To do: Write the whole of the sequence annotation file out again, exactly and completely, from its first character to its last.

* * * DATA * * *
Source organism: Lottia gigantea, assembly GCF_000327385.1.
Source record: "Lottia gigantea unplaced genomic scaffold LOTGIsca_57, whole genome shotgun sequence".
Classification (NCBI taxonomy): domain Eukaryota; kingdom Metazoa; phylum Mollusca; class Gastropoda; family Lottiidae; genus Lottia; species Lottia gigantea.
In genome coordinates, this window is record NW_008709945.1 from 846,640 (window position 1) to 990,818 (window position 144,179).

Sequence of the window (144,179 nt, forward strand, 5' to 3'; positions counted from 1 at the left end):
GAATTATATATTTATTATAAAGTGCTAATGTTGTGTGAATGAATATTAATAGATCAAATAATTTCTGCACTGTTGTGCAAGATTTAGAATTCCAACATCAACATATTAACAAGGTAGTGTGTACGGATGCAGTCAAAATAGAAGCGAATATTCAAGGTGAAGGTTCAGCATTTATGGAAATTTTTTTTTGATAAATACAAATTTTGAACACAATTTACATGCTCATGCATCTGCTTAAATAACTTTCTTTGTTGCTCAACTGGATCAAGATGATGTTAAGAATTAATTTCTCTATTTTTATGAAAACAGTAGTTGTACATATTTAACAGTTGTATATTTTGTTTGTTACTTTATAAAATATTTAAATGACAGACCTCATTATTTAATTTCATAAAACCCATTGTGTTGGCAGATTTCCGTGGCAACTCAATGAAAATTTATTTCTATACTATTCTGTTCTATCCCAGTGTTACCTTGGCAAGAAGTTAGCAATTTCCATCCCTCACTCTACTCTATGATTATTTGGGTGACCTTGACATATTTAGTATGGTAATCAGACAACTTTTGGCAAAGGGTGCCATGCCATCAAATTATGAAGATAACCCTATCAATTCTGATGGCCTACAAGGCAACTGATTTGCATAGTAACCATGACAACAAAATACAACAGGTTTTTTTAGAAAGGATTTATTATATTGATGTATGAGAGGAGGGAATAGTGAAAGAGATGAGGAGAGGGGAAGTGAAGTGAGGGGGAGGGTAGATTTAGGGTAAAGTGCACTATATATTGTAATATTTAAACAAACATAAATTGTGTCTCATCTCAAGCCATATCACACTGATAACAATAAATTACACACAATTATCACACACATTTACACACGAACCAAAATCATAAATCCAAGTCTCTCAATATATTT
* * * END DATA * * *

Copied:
Source organism: Lottia gigantea, assembly GCF_000327385.1.
Source record: "Lottia gigantea unplaced genomic scaffold LOTGIsca_57, whole genome shotgun sequence".
Classification (NCBI taxonomy): domain Eukaryota; kingdom Metazoa; phylum Mollusca; class Gastropoda; family Lottiidae; genus Lottia; species Lottia gigantea.
In genome coordinates, this window is record NW_008709945.1 from 846,640 (window position 1) to 990,818 (window position 144,179).

Sequence of the window (144,179 nt, forward strand, 5' to 3'; positions counted from 1 at the left end):
GAATTATATATTTATTATAAAGTGCTAATGTTGTGTGAATGAATATTAATAGATCAAATAATTTCTGCACTGTTGTGCAAGATTTAGAATTCCAACATCAACATATTAACAAGGTAGTGTGTACGGATGCAGTCAAAATAGAAGCGAATATTCAAGGTGAAGGTTCAGCATTTATGGAAATTTTTTTTTGATAAATACAAATTTTGAACACAATTTACATGCTCATGCATCTGCTTAAATAACTTTCTTTGTTGCTCAACTGGATCAAGATGATGTTAAGAATTAATTTCTCTATTTTTATGAAAACAGTAGTTGTACATATTTAACAGTTGTATATTTTGTTTGTTACTTTATAAAATATTTAAATGACAGACCTCATTATTTAATTTCATAAAACCCATTGTGTTGGCAGATTTCCGTGGCAACTCAATGAAAATTTATTTCTATACTATTCTGTTCTATCCCAGTGTTACCTTGGCAAGAAGTTAGCAATTTCCATCCCTCACTCTACTCTATGATTATTTGGGTGACCTTGACATATTTAGTATGGTAATCAGACAACTTTTGGCAAAGGGTGCCATGCCATCAAATTATGAAGATAACCCTATCAATTCTGATGGCCTACAAGGCAACTGATTTGCATAGTAACCATGACAACAAAATACAACAGGTTTTTTTAGAAAGGATTTATTATATTGATGTATGAGAGGAGGGAATAGTGAAAGAGATGAGGAGAGGGGAAGTGAAGTGAGGGGGAGGGTAGATTTAGGGTAAAGTGCACTATATATTGTAATATTTAAACAAACATAAATTGTGTCTCATCTCAAGCCATATCACACTGATAACAATAAATTACACACAATTATCACACACATTTACACACGAACCAAAATCATAAATCCAAGTCTCTCAATATATTT